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Is "There are alot of people who can substitute you" equivalent to "There are alot of people who can substitute for you".(People will take your position).

I reckon if we use "substitute" without "for" in my given example then it will be wrong and we could only use "replace" without "for" and the right sentence will be "There are alot of people who can replace you".

Anyhow I need your recommendation, whether there should always be "for" or whether we can omit "for" and the meaning will remain same for "substitute"(in my given example).

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    Your first sentence can be understood as "There are a lot of people who can substitute you [for something else unspecified]" (although that isn't really idiomatic), while your second sentence would mean "There are a lot of people who can substitute [themselves] for you."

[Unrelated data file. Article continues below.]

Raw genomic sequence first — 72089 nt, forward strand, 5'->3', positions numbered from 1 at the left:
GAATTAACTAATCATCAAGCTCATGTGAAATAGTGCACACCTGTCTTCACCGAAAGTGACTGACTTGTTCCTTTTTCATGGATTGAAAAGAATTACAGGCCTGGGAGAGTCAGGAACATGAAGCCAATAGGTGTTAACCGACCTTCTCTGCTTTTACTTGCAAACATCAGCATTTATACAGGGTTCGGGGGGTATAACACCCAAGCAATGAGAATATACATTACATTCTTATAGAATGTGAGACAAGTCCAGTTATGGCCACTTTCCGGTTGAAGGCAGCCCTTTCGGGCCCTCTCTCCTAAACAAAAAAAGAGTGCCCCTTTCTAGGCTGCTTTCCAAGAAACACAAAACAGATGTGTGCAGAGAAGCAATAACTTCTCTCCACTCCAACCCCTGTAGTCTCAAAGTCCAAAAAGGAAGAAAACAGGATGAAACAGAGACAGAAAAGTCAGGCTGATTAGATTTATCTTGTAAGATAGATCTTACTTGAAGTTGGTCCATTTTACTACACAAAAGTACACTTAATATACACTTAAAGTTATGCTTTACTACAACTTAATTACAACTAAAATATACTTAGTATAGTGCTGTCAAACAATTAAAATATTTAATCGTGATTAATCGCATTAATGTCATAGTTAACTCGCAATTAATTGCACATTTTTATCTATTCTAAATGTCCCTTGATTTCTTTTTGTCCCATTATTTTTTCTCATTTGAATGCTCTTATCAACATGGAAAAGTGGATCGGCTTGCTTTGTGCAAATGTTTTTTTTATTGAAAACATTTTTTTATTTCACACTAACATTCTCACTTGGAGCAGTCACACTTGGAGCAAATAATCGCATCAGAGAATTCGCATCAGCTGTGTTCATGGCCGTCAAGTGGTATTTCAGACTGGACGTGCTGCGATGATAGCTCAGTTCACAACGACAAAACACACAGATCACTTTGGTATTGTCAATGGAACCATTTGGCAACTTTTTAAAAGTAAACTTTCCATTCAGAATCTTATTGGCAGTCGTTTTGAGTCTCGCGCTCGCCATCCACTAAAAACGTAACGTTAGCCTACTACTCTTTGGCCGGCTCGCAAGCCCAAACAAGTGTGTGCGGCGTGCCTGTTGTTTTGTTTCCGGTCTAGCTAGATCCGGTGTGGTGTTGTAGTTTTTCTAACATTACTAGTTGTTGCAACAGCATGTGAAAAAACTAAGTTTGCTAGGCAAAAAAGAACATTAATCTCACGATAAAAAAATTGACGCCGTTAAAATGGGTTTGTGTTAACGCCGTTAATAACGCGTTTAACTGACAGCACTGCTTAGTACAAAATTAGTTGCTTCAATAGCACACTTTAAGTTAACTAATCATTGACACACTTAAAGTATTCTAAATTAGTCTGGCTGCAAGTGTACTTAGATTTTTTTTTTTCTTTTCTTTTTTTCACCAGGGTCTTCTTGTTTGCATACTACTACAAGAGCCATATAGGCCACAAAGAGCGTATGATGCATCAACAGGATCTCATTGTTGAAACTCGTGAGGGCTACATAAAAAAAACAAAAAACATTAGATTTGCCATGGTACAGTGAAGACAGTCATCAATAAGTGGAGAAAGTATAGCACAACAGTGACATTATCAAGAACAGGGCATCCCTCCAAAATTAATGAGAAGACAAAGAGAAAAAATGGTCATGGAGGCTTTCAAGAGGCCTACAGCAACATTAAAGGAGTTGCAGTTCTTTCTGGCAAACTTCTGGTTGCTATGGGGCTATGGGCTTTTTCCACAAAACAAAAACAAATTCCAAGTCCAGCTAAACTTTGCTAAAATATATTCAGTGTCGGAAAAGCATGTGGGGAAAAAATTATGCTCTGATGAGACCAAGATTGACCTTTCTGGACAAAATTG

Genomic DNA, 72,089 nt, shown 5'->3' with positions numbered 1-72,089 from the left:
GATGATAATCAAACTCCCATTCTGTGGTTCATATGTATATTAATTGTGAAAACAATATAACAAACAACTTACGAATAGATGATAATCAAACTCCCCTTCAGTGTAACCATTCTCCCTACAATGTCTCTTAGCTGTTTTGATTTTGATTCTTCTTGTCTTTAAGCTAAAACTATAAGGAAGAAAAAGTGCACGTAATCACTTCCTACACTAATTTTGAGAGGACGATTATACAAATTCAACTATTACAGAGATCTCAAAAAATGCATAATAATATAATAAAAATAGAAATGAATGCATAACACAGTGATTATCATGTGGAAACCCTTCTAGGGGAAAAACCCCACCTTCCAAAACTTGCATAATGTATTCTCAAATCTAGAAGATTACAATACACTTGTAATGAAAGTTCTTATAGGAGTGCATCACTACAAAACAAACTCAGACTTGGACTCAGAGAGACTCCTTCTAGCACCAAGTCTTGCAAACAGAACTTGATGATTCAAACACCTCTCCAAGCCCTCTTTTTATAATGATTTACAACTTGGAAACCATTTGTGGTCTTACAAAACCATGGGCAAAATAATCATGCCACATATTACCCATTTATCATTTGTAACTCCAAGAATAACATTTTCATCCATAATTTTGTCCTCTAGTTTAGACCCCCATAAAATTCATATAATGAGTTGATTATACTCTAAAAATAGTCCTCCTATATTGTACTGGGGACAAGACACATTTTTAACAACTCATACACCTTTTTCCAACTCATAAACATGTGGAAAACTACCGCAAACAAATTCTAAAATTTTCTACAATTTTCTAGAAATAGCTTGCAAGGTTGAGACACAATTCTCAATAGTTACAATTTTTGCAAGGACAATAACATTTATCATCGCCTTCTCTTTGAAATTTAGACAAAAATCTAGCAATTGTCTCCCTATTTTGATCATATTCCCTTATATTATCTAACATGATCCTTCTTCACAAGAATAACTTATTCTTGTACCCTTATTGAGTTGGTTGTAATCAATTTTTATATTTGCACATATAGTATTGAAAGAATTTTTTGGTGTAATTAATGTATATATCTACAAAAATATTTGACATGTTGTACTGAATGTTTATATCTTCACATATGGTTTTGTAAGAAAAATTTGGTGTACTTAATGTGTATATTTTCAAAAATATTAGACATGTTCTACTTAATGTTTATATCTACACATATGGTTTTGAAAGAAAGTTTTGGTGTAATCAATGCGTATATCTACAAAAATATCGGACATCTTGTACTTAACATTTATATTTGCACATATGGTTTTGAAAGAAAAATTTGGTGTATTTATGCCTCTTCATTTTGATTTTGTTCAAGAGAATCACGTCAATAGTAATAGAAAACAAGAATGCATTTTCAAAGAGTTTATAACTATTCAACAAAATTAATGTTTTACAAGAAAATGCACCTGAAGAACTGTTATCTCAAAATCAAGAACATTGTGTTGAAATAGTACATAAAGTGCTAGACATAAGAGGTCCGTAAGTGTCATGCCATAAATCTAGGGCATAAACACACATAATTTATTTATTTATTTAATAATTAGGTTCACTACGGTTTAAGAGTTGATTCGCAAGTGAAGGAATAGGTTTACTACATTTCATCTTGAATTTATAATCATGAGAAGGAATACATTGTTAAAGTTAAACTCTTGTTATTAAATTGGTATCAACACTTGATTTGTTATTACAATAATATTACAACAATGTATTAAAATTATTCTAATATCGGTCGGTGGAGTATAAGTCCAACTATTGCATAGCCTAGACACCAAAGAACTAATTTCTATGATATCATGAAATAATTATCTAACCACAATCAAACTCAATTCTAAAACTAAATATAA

– Esther
    Mar 30 at 15:28
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    It's a lot, not alot. See hyperboleandahalf.blogspot.com/2010/04/…
    – stangdon
    Mar 30 at 16:15
  • Yes, it's two words "a" + "lot".
    – BillJ
    Mar 31 at 6:21

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Great answer, Esther.

  • To substitute: commit the act of replacing
  • To substitute for: be the replacement

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